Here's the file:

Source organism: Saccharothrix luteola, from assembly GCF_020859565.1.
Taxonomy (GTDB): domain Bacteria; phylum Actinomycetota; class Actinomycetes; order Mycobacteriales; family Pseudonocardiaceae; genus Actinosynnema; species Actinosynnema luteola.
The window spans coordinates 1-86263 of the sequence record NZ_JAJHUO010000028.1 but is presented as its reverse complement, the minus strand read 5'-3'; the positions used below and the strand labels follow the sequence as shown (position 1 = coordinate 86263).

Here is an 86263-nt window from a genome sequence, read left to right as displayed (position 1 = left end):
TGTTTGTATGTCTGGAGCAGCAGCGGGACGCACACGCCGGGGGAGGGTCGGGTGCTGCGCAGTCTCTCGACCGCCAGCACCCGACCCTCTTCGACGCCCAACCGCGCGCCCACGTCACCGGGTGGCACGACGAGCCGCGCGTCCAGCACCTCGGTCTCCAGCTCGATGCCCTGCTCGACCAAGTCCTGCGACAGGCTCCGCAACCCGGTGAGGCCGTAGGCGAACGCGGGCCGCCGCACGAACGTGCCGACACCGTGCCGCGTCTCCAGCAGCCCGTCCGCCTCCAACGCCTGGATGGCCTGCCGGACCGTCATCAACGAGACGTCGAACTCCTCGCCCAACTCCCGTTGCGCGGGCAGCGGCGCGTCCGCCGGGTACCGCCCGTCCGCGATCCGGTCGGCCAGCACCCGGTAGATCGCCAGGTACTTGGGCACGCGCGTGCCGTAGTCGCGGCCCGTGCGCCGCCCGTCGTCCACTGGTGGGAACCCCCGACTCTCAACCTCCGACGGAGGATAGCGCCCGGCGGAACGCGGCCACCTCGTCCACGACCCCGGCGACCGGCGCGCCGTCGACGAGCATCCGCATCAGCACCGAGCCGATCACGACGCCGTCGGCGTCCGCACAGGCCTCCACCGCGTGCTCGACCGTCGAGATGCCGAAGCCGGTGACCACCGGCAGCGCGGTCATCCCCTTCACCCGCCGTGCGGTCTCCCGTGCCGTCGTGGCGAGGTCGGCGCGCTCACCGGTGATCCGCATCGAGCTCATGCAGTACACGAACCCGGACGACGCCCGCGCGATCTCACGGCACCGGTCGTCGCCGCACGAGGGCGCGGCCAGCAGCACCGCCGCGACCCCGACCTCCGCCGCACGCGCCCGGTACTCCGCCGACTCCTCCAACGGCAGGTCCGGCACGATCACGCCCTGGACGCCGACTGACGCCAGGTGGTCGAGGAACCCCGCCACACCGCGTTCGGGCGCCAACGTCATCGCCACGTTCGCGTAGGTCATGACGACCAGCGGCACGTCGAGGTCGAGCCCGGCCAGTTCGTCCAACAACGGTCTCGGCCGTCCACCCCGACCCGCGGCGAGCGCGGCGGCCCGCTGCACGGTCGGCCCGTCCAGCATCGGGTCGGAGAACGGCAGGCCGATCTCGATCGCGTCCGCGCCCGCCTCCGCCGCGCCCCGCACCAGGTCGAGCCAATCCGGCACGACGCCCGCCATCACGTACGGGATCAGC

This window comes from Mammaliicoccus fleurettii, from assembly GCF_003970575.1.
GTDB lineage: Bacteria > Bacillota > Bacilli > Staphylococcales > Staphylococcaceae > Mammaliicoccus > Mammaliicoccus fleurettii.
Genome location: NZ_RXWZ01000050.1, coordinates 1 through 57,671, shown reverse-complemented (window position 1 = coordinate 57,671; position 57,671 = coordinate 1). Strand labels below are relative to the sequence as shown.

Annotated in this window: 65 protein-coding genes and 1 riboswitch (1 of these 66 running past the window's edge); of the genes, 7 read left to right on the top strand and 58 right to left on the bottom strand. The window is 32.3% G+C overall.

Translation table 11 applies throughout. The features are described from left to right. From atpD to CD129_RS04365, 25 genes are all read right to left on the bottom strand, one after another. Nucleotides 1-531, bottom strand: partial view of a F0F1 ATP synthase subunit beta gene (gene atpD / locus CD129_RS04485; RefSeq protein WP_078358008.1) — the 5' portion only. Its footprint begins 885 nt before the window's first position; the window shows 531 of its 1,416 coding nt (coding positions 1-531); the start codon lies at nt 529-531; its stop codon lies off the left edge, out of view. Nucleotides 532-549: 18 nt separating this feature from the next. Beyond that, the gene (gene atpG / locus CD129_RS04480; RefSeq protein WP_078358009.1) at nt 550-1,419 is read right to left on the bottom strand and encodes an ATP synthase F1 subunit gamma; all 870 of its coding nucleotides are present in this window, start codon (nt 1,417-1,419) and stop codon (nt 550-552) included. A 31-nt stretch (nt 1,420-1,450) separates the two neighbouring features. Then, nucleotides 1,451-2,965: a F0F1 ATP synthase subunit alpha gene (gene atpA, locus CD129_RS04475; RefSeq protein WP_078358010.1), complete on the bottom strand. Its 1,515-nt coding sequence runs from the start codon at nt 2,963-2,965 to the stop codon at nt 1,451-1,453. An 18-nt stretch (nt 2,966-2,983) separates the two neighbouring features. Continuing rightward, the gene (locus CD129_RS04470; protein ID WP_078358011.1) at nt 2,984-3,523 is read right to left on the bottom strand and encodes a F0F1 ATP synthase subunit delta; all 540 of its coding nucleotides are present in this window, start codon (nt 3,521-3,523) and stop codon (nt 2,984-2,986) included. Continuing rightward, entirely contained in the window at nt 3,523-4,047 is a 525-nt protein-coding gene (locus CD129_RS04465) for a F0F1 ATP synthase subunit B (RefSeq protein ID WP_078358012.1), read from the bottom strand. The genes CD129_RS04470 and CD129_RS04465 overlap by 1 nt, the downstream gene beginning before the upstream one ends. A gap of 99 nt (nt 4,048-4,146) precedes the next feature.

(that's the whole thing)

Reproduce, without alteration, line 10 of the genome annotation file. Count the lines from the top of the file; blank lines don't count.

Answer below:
Translation table 11 applies throughout. The features are described from left to right. From atpD to CD129_RS04365, 25 genes are all read right to left on the bottom strand, one after another. Nucleotides 1-531, bottom strand: partial view of a F0F1 ATP synthase subunit beta gene (gene atpD / locus CD129_RS04485; RefSeq protein WP_078358008.1) — the 5' portion only. Its footprint begins 885 nt before the window's first position; the window shows 531 of its 1,416 coding nt (coding positions 1-531); the start codon lies at nt 529-531; its stop codon lies off the left edge, out of view. Nucleotides 532-549: 18 nt separating this feature from the next. Beyond that, the gene (gene atpG / locus CD129_RS04480; RefSeq protein WP_078358009.1) at nt 550-1,419 is read right to left on the bottom strand and encodes an ATP synthase F1 subunit gamma; all 870 of its coding nucleotides are present in this window, start codon (nt 1,417-1,419) and stop codon (nt 550-552) included. A 31-nt stretch (nt 1,420-1,450) separates the two neighbouring features. Then, nucleotides 1,451-2,965: a F0F1 ATP synthase subunit alpha gene (gene atpA, locus CD129_RS04475; RefSeq protein WP_078358010.1), complete on the bottom strand. Its 1,515-nt coding sequence runs from the start codon at nt 2,963-2,965 to the stop codon at nt 1,451-1,453. An 18-nt stretch (nt 2,966-2,983) separates the two neighbouring features. Continuing rightward, the gene (locus CD129_RS04470; protein ID WP_078358011.1) at nt 2,984-3,523 is read right to left on the bottom strand and encodes a F0F1 ATP synthase subunit delta; all 540 of its coding nucleotides are present in this window, start codon (nt 3,521-3,523) and stop codon (nt 2,984-2,986) included. Continuing rightward, entirely contained in the window at nt 3,523-4,047 is a 525-nt protein-coding gene (locus CD129_RS04465) for a F0F1 ATP synthase subunit B (RefSeq protein ID WP_078358012.1), read from the bottom strand. The genes CD129_RS04470 and CD129_RS04465 overlap by 1 nt, the downstream gene beginning before the upstream one ends. A gap of 99 nt (nt 4,048-4,146) precedes the next feature.